The sky was sunny and the air electrified last Friday afternoon as dozens of eclectics, woke wealthy, and commonfolk young and old gathered on the corner of West Broadway and Emerson Ave. North. There was valet parking, a rarity on that side of town. Food trucks, courteous greeters, live DJs, contortionists, entertainers and security personnel were also on hand to usher in a new era in servicing the often-marginalized Northside of Minneapolis.
Juxtaposition Arts, a nonprofit youth art and design education center, gallery and artists’ studio space broke ground on a breathtaking $12 million, 17,000 square foot facility that will house their new headquarters. Located at 2007 North Emerson Ave., the stylish high-tech hub designed by African American firm 4RM+ULA will have offices, a gallery, a fabrication shop, artists’ quarters, a textile lab and much more.
Juxtaposition Arts is an African American organization that has over 100 full-time and part-time youth employees who enjoy full benefits. It teaches thousands of youth each year how to develop and harness their creative energy with an entrepreneurial spirit.
Also known as JXTA, Juxtaposition Arts was able to raise the substantial funding required for the project by harnessing and developing young artists and building blossoming relationships with the philanthropic community over their past 25 years of service to the community. Their many artistic exploits are known globally.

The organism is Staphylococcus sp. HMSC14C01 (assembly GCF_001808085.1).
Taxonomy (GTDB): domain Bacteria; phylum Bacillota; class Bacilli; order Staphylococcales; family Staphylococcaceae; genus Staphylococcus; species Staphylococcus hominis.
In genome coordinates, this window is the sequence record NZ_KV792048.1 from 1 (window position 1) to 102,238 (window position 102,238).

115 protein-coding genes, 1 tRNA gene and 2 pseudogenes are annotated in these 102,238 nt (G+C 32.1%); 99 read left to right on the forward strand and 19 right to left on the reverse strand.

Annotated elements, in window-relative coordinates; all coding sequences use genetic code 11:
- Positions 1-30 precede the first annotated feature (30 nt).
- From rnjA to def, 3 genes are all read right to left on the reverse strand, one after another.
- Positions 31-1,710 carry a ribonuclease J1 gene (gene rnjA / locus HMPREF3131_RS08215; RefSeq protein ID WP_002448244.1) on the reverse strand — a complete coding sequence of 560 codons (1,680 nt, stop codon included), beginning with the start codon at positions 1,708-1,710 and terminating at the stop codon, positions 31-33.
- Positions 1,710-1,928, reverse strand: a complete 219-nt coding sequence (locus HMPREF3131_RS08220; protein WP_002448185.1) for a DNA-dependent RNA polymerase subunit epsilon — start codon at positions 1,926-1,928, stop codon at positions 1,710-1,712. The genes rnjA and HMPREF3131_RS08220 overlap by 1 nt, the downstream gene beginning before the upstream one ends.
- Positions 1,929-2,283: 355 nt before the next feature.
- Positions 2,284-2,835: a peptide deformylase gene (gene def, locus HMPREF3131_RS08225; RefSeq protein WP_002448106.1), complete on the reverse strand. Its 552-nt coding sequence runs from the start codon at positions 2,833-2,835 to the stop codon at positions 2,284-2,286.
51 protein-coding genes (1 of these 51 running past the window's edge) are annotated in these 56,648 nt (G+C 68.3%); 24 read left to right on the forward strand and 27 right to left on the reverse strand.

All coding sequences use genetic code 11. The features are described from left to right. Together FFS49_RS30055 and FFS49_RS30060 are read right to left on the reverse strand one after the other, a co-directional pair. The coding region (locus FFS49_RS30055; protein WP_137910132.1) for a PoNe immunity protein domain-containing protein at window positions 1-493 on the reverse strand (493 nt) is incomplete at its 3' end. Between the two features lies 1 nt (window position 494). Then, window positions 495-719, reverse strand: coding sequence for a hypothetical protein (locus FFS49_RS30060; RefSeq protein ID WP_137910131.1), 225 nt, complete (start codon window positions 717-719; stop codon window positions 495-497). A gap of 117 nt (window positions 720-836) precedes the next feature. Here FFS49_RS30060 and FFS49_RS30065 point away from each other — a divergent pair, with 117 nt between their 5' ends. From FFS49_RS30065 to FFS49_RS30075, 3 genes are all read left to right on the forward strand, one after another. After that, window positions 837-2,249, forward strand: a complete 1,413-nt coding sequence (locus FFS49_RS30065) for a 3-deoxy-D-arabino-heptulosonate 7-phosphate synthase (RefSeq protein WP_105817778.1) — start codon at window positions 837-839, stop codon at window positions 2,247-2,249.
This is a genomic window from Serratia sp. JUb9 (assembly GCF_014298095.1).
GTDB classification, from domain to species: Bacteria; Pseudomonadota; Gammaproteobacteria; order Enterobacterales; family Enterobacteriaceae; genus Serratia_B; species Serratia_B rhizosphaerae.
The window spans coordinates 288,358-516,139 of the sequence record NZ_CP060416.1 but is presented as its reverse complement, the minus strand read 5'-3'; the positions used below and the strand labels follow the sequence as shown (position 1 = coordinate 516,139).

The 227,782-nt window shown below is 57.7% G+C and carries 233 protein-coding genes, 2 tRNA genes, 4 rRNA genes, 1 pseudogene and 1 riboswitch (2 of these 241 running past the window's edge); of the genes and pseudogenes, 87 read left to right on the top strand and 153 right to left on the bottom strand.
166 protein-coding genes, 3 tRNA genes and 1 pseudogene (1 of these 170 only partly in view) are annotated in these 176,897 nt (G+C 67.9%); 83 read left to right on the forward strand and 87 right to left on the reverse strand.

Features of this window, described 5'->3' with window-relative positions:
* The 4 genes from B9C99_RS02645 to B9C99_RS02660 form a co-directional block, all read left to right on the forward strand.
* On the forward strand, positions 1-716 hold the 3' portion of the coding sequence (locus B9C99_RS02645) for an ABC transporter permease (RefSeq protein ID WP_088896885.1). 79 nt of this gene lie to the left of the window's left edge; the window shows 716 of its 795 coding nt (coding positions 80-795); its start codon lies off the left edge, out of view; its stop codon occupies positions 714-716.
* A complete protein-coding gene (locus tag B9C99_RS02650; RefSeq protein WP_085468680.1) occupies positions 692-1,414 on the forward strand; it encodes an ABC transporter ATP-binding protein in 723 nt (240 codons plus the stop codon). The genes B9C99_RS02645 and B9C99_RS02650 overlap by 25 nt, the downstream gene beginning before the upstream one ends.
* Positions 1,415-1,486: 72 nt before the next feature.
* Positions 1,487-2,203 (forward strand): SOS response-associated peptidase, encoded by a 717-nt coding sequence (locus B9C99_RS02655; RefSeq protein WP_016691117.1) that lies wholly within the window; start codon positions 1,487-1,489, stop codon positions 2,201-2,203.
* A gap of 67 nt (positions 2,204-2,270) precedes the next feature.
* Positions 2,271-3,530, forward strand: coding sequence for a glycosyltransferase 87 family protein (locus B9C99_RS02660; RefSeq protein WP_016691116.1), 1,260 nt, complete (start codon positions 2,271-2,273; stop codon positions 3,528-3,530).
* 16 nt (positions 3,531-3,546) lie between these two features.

The VIP reception at 3 pm was followed by a public celebration and groundbreaking ceremony in the parking lot. The atmosphere was full of excitement, promise, positivity, and talented young people.
There was much discussion about JXTA’s many innovations and accomplishments. Their youth have had many large-scale collaborations that include the Super Bowl, the Final Four, and other major events hosted by the Twin Cities, corporate partnerships with 3M, Target, and most recently with Red Wing Shoes through a designer who was once a youth in the JXTA program.
There were many speakers and well-wishers who graced the stage during the event such as local recording artist and iTunes Jazz chart-topper LA Buckner and his Band Big Homie, who kept the vibes hot. One who stood out was Fifth Ward Councilmember Jerimiah Ellison, who spoke about the importance of Juxtaposition Arts. He was a student of the program at the age of six.
“JXTA invested in my creativity,” said Ellison. “It’s not about a physical building per se. It’s about our youth and what we can do as a community. It’s about the Northside community, which has been deemed disposable by the rest of the city. We deserve a state-of-the-art building like Juxtaposition.”
Rodger Cummings, one of the founders of Juxtaposition, also shared some thoughtful reflections while on stage with the co-founder and his wife Diana Cummings. “This isn’t just another arts organization,” he said. “We are investing in innovation, environmental design, advocacy, and community safety strategies.
“We do this through young artists, designers, and problem-solvers of the future. If it wasn’t for today’s generation, we wouldn’t even be having these intense conversations about social justice and equity. We are building a legacy-based regenerative organization,” said Cummings.
Michelangelo is believed to have said, “Without art there is no culture.” JXTA’s cultivation of our youths’ artistic pursuits and innovations is vital and needs continuous support. Their can-do attitude and solutions-based models make JXTA a necessary asset to the community. Their groundbreaking event was a stunning game-changer on how services can be delivered to young people throughout the country.